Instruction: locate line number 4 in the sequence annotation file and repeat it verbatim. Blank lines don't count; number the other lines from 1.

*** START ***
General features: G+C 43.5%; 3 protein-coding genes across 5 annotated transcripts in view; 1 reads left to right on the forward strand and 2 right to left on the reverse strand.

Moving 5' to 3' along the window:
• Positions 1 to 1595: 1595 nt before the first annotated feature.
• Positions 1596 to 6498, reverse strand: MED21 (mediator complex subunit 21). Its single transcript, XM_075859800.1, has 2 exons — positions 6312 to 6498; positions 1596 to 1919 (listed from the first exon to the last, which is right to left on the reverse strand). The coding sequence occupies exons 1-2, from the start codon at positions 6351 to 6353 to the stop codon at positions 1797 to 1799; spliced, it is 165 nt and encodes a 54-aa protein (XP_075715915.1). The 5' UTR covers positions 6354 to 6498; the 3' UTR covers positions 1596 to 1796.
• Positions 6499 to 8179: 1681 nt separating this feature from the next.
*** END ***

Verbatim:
• Positions 1596 to 6498, reverse strand: MED21 (mediator complex subunit 21). Its single transcript, XM_075859800.1, has 2 exons — positions 6312 to 6498; positions 1596 to 1919 (listed from the first exon to the last, which is right to left on the reverse strand). The coding sequence occupies exons 1-2, from the start codon at positions 6351 to 6353 to the stop codon at positions 1797 to 1799; spliced, it is 165 nt and encodes a 54-aa protein (XP_075715915.1). The 5' UTR covers positions 6354 to 6498; the 3' UTR covers positions 1596 to 1796.